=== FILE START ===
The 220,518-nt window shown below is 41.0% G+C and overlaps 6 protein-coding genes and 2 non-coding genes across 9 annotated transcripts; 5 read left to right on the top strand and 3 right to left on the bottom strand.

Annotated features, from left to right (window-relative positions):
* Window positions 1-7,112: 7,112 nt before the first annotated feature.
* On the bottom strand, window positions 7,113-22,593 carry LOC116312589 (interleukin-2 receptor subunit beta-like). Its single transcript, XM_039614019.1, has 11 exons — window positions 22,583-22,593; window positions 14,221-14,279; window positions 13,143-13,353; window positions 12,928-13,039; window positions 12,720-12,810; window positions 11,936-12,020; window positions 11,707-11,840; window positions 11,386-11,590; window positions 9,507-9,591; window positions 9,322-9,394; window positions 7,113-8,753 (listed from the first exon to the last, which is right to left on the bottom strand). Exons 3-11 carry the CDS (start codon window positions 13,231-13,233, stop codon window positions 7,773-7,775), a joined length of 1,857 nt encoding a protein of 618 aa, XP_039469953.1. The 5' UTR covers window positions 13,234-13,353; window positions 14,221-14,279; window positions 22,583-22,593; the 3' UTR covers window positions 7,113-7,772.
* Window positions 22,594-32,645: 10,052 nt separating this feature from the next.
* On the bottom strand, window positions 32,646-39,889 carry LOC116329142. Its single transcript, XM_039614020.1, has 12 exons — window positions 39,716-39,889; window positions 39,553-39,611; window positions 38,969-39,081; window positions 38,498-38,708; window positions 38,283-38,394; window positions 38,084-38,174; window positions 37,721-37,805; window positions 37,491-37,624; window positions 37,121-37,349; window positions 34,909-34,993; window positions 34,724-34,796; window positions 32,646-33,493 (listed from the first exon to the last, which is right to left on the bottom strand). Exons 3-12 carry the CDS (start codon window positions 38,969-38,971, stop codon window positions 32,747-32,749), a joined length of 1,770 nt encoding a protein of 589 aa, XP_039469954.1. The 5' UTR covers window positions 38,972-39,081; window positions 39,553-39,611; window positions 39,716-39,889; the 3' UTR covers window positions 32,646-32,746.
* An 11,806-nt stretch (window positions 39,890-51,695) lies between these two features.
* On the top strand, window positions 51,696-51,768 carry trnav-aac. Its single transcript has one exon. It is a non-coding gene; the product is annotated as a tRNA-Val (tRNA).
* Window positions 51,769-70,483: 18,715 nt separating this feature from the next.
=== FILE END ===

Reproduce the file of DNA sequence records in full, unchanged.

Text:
The 220,518-nt window shown below is 41.0% G+C and overlaps 6 protein-coding genes and 2 non-coding genes across 9 annotated transcripts; 5 read left to right on the top strand and 3 right to left on the bottom strand.

Annotated features, from left to right (window-relative positions):
* Window positions 1-7,112: 7,112 nt before the first annotated feature.
* On the bottom strand, window positions 7,113-22,593 carry LOC116312589 (interleukin-2 receptor subunit beta-like). Its single transcript, XM_039614019.1, has 11 exons — window positions 22,583-22,593; window positions 14,221-14,279; window positions 13,143-13,353; window positions 12,928-13,039; window positions 12,720-12,810; window positions 11,936-12,020; window positions 11,707-11,840; window positions 11,386-11,590; window positions 9,507-9,591; window positions 9,322-9,394; window positions 7,113-8,753 (listed from the first exon to the last, which is right to left on the bottom strand). Exons 3-11 carry the CDS (start codon window positions 13,231-13,233, stop codon window positions 7,773-7,775), a joined length of 1,857 nt encoding a protein of 618 aa, XP_039469953.1. The 5' UTR covers window positions 13,234-13,353; window positions 14,221-14,279; window positions 22,583-22,593; the 3' UTR covers window positions 7,113-7,772.
* Window positions 22,594-32,645: 10,052 nt separating this feature from the next.
* On the bottom strand, window positions 32,646-39,889 carry LOC116329142. Its single transcript, XM_039614020.1, has 12 exons — window positions 39,716-39,889; window positions 39,553-39,611; window positions 38,969-39,081; window positions 38,498-38,708; window positions 38,283-38,394; window positions 38,084-38,174; window positions 37,721-37,805; window positions 37,491-37,624; window positions 37,121-37,349; window positions 34,909-34,993; window positions 34,724-34,796; window positions 32,646-33,493 (listed from the first exon to the last, which is right to left on the bottom strand). Exons 3-12 carry the CDS (start codon window positions 38,969-38,971, stop codon window positions 32,747-32,749), a joined length of 1,770 nt encoding a protein of 589 aa, XP_039469954.1. The 5' UTR covers window positions 38,972-39,081; window positions 39,553-39,611; window positions 39,716-39,889; the 3' UTR covers window positions 32,646-32,746.
* An 11,806-nt stretch (window positions 39,890-51,695) lies between these two features.
* On the top strand, window positions 51,696-51,768 carry trnav-aac. Its single transcript has one exon. It is a non-coding gene; the product is annotated as a tRNA-Val (tRNA).
* Window positions 51,769-70,483: 18,715 nt separating this feature from the next.